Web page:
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Using MRIs to Detect Autism in Babies


Is it possible to know as early as infancy when a child is on the autism spectrum? This is a topic debated for years in the medical community. In 2011, researchers at Stanford University discovered a distinct difference in the brain chemistry of children with autism. Specifically, they found that the gray matter had a unique organization. It is believed that the areas related to self-regulation and social communication are different, as well. What this means is earlier detection for children at risk for using brain imaging as a diagnostic tool.

What is Autism?

The National Institute of Neurological Disorders and Stroke defines autism as a group of neurodevelopment disorders that involve repetitive and distinctive patterns of behavior, as well as trouble with social communication and interaction. It is estimated that one in every 68 children will fall somewhere on the spectrum.

The diversity of this condition has made diagnosis difficult. Early indicators include:

  • No babbling by age one
  • Lack of single word usage by age 16 months or two-word phrases by two years
  • Doesn’t respond to name
  • Sudden loss of social skills
  • Poor eye contact
  • Lining up of objects
  • Lack of social responsiveness such as smiling

The exact ideology of autism is unknown. The current hypothesis, according to the Mayo Clinic, includes a likely genetic origin and environmental factors. It’s possible there are links between this disorder and viral infections, air pollutants and genetic conditions like Rett or fragile X syndromes.

There were no actual tests that confirmed the diagnosis, though. New studies are proving that an MRI during infancy might be the answer to that problem.

What is an MRI?

Magnetic resonance imaging, or MRI, uses a magnetic field and radio waves to create pictures of the body. This test is often the best way to get an image of structures like organs, blood vessels and even tumors. An MRI of the brain will show bleeding, nerve injuries and sensory issues involving the auditory or optic nerves. In this case, physicians can use the MRI to get a detailed image of a developing brain looking for key markers that suggest autism.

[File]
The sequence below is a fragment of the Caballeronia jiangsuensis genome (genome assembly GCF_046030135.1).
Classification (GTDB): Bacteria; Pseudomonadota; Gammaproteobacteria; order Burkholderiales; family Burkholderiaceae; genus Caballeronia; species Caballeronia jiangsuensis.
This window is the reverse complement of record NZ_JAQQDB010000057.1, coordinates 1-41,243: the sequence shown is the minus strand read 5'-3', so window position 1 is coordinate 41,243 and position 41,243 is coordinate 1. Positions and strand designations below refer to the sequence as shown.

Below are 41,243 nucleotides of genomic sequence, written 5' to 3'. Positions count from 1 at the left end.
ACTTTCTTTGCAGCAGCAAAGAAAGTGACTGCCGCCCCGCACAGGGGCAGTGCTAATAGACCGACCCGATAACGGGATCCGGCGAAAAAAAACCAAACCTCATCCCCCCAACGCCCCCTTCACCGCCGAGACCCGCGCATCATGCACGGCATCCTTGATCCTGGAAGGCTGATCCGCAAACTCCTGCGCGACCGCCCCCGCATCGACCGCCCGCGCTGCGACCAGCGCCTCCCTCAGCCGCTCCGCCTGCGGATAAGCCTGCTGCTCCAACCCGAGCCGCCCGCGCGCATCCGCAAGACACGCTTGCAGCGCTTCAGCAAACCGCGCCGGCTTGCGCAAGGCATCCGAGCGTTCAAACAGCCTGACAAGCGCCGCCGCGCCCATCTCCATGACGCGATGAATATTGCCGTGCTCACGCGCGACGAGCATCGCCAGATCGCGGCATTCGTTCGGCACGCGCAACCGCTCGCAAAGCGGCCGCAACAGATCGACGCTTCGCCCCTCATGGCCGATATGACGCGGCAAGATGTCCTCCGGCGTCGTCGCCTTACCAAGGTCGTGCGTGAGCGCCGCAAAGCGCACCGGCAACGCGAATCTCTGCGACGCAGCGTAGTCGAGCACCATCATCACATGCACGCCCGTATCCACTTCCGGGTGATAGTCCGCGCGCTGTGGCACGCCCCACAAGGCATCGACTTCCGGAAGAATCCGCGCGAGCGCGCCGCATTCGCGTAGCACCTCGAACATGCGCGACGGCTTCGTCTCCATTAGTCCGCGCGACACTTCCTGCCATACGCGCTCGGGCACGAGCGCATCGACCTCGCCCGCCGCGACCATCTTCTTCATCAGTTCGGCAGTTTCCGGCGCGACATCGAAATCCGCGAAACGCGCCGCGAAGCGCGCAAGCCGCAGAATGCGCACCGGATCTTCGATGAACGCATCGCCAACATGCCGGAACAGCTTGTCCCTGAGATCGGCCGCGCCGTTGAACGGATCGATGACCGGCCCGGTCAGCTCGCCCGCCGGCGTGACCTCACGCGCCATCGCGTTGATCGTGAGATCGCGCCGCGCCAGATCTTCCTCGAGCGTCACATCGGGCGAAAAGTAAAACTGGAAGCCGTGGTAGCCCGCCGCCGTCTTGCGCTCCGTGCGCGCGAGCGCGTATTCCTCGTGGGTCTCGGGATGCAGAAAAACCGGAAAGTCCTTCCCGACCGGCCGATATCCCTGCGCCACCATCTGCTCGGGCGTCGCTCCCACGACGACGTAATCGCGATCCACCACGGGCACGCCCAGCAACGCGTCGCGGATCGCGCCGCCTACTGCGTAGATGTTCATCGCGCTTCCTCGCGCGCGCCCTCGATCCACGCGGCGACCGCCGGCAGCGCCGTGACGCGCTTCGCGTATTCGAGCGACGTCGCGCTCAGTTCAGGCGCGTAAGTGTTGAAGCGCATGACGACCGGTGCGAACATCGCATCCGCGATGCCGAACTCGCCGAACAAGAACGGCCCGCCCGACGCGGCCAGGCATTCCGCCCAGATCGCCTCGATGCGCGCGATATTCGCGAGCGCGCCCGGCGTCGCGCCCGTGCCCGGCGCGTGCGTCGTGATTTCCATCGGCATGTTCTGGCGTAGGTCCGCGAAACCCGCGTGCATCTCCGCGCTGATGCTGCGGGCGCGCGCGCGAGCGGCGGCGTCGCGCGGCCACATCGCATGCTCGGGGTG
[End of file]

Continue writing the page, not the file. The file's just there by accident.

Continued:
Very little is currently known about the abnormalities associated with autism, but researchers from the University of North Carolina used an MRI to successfully predict the disorder in 80 percent of the study participants.

What the North Carolina Study Discovered

Scientists at the University of North Carolina did brain scans using an MRI to detect signs of autism in babies. They focused their study on infants with older siblings on the spectrum. Parents who have at least one child with autism have a two to 18 percent risk of having a second.

The North Carolina researchers started the imaging scans at 6 months of age. They conducted a second scan at age one and a third at age two in order to monitor the developing brain.

The MRI scans showed all the infants had significant increases in brain volume during that first year, yet, many of these babies started to show signs of autism later on. They were able to take the multiple views and make comparisons that allowed them to predict which babies would become autistic.

This is not the first time the MRI has been linked with diagnosing autism. In 2011, scientists at Stanford University used brain imaging to study the network that controls social communication and self-regulation and found it different in children with autism.

Using the MRI imaging, they could easily pick out the brains of children already diagnosed with autism from those of children with more typical development patterns. This method had a 92 percent accuracy rate. The North Carolina study, though, is the first to use the MRI as a diagnostic tool to predict autism prior to the development symptoms.

What Does This Mean for Parents With Young Babies?

At this point, use of the MRI to diagnose autism is still experimental. It will take more studies like the one in North Carolina to prove its usefulness there, especially since it was only tested on babies considered at risk.

What is clear from the MRI studies is that brain imaging may indeed be a factor in making a clinical diagnosis at some point in the future. Early detection of the disorder with an MRI may help parents improve the lives of children with autism.

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